“Grim-visaged war,” so far from having “smothered his wrinkled front” is, we believe, preparing to roll his thunders over the world. If this should happen England will be compelled to force her militia and police – nay, she may take it into her head to force us – to recruit her already decimated ranks. How in such an event are our lives and properties, and the honour of our families, to be protected from the robber and burglar – and the press-gang? By the Orangemen, perhaps; for Dublin Castle will be sure to provide them with arms. And are we to be like sheep at the mercy of the wolves? We ask every honest man – every real lover, of not to say the liberty but of the virtue and religion, of his country to weigh well what we have said, or rather what we have but hinted at.
Suppose a permanent peace settled on – a not very probable supposition – and the necessity for arms is not the less imperative. It needs no ghost to tell us what a few years of high rents and low prices will make of Ireland. The crowbar in full swing – the peasantry unemployed – famine and pestilence sweeping over the land – a disbanded militia prowling through the country, with their original vices nurtured into rankness, in that hotbed of crime, an English barrack. May God preserve us from such a fate as this, worse – oh, how many thousand times worse – than the bloodiest war that ever reddened the soil of Ireland!
It may be said that if the people were allowed to have arms, lawless outrages would be of more frequent occurrence. This is not true. It is so ridiculously untrue, we will not stop to argue the point. Let us mention one fact, however. According to Sir J. Barrington, during the time of the Volunteers, when eighty thousand muskets were distributed amongst the people and kept in their own houses, such a thing as an outrage of any sort was scarcely ever heard of. And this at a time when there was no other force but the Volunteers – that is the people themselves – to preserve the peace and “law and order” of the country.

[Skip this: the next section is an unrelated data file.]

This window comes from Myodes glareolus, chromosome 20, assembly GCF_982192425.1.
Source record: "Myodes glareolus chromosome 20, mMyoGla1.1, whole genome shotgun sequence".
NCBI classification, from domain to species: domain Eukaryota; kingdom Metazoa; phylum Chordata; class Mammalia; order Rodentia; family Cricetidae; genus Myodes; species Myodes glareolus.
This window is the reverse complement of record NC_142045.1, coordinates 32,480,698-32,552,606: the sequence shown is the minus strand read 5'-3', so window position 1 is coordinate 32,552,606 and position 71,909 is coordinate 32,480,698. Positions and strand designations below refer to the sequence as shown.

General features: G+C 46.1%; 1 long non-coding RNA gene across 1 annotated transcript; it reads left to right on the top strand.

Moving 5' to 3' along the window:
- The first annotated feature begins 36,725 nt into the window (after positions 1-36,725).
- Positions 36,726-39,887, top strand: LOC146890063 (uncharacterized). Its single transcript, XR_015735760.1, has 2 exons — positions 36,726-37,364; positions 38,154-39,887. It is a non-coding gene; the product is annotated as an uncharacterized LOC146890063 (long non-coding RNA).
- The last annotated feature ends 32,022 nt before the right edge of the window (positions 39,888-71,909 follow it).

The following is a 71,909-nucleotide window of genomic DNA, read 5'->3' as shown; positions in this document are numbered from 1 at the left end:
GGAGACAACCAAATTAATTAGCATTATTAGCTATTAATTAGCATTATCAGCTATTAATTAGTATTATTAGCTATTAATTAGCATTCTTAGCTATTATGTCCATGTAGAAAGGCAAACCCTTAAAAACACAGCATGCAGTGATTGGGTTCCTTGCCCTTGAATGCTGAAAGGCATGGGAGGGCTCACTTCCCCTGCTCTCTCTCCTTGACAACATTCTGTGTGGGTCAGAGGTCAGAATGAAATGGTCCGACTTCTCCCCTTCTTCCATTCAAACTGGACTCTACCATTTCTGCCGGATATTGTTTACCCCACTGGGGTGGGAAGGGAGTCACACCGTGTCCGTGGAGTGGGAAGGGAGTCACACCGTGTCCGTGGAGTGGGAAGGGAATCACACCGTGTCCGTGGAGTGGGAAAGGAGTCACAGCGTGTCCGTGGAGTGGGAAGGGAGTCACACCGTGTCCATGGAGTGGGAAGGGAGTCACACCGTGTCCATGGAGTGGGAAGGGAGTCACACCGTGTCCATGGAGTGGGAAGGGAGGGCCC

The law can disarm only the good citizen. The badly-disposed man will be armed in spite of the law. And it is the consciousness of superiority over the well-disposed portion of the community that makes him the daring ruffian he often is. Place the honest man on an equal footing with him, by putting arms in his hands, and the ruffian will soon give up his trade. So that the possession of arms by a people instead of promoting, is the best preventative of crime.
The greatest criminal of society is the exterminator. If there was a gun in every house, how many a landlord would be prevented, by the mere knowledge of the fact, from exterminating his tenantry; and how many a tenant would be thus spared the guilt of dying his hands in blood?
We implore of all good men – in the name of peace and morality – in the name of “the Church of our fathers and the liberty of our country,” to ponder upon what we have said, and what we have not said, and advocate the duty of the people to procure arms for their protection. In our hearts we believe that we are on the eve of trying times. Let every Irishman who has a house, or a wife, or a sister to guard – be prepared!
1 Barrister Howler, in order to remove all doubt from the minds of the jury, pointed out to them the meaning given by the learned lexicographer for “pitchfork” was “a pike.”